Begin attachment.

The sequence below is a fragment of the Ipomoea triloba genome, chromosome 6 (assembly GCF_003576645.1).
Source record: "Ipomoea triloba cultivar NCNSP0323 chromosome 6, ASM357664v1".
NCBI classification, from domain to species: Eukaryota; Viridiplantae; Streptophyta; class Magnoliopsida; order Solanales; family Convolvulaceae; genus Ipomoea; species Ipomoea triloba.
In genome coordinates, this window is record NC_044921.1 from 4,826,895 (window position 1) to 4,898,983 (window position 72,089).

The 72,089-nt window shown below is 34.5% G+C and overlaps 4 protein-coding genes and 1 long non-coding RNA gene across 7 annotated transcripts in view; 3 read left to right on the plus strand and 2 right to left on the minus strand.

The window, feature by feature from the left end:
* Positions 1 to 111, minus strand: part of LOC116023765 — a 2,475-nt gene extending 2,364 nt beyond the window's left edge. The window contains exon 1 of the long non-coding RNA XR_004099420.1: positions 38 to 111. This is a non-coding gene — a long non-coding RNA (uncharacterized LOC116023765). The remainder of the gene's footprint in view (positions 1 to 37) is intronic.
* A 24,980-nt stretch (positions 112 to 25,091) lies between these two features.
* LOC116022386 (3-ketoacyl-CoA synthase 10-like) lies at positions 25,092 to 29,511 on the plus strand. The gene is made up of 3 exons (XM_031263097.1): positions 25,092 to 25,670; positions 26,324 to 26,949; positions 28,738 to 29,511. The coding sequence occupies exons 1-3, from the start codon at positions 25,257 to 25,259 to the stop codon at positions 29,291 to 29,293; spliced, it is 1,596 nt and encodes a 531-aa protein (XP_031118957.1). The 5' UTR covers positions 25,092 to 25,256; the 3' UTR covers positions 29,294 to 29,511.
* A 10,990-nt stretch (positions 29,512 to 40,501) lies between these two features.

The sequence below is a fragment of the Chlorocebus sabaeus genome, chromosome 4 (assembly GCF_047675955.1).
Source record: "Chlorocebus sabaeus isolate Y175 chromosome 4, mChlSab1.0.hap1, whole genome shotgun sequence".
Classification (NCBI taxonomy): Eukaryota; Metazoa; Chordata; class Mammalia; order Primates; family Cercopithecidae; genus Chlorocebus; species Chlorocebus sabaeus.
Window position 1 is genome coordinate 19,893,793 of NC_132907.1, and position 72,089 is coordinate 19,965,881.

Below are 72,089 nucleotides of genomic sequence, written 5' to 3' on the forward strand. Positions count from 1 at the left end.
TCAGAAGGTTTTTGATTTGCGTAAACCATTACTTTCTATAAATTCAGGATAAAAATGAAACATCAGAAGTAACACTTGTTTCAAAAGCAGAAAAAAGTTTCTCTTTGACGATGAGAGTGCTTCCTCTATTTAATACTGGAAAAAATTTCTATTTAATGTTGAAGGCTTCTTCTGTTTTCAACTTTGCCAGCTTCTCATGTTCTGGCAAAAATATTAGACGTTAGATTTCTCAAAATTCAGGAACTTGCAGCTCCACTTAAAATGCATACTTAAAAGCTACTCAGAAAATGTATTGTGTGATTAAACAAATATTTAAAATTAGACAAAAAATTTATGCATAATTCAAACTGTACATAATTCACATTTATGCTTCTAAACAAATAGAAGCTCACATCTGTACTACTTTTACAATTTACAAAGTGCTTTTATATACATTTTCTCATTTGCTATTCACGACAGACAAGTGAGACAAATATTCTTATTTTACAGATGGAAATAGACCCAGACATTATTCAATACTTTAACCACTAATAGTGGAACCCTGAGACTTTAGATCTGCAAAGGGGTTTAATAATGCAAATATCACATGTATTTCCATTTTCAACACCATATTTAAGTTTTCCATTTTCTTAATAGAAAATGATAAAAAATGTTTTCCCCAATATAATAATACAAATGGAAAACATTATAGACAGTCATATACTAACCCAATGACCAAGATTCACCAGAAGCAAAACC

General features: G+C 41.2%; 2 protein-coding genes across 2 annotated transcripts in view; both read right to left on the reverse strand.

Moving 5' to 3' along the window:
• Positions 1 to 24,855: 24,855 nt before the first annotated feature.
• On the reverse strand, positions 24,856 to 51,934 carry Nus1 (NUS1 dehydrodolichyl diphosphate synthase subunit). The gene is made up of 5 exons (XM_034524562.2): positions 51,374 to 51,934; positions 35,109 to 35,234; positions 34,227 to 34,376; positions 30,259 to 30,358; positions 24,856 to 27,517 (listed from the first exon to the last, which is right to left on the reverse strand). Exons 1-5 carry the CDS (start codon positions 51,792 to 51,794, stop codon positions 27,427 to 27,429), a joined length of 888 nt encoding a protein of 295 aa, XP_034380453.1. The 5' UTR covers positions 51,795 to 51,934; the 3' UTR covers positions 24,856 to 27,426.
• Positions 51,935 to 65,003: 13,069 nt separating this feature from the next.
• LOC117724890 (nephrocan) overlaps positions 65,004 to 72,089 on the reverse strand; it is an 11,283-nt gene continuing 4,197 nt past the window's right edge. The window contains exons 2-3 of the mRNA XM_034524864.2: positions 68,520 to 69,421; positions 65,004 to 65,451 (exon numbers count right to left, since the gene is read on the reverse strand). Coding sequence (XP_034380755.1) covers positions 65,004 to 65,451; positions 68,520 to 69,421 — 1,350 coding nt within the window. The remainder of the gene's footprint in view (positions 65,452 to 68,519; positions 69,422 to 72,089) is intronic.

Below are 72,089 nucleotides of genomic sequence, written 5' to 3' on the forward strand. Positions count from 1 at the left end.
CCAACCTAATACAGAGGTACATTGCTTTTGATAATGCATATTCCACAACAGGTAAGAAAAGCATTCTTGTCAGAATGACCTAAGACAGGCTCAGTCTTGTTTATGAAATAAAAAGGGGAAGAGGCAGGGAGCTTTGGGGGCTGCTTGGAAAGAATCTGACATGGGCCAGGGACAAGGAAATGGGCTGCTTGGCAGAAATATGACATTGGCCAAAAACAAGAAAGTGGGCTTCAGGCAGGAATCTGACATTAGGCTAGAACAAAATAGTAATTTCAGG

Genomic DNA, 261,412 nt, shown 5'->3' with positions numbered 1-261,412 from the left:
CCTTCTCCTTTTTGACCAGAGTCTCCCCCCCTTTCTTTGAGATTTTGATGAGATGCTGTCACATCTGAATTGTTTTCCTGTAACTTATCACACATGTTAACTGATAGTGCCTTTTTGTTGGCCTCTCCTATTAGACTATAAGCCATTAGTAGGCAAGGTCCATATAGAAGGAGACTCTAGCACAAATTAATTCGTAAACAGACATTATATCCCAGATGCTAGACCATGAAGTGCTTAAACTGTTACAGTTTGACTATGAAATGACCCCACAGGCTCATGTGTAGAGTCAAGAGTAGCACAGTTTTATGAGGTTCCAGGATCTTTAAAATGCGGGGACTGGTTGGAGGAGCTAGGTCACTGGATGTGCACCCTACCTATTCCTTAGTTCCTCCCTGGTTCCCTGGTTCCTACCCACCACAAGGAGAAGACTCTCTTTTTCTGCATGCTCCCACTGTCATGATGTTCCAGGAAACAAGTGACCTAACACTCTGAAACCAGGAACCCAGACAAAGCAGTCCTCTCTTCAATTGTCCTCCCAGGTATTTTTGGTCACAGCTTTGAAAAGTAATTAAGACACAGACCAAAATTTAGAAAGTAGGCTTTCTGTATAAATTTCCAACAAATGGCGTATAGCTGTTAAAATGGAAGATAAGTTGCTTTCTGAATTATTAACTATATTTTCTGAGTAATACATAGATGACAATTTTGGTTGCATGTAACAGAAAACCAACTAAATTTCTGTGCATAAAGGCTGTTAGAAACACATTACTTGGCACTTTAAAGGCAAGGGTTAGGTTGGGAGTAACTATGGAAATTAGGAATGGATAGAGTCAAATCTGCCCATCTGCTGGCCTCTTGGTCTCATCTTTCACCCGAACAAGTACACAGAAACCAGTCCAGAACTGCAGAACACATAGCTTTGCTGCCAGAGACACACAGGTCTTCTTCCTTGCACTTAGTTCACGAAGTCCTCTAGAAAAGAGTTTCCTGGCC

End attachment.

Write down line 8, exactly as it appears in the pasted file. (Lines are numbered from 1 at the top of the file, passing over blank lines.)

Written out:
* A 24,980-nt stretch (positions 112 to 25,091) lies between these two features.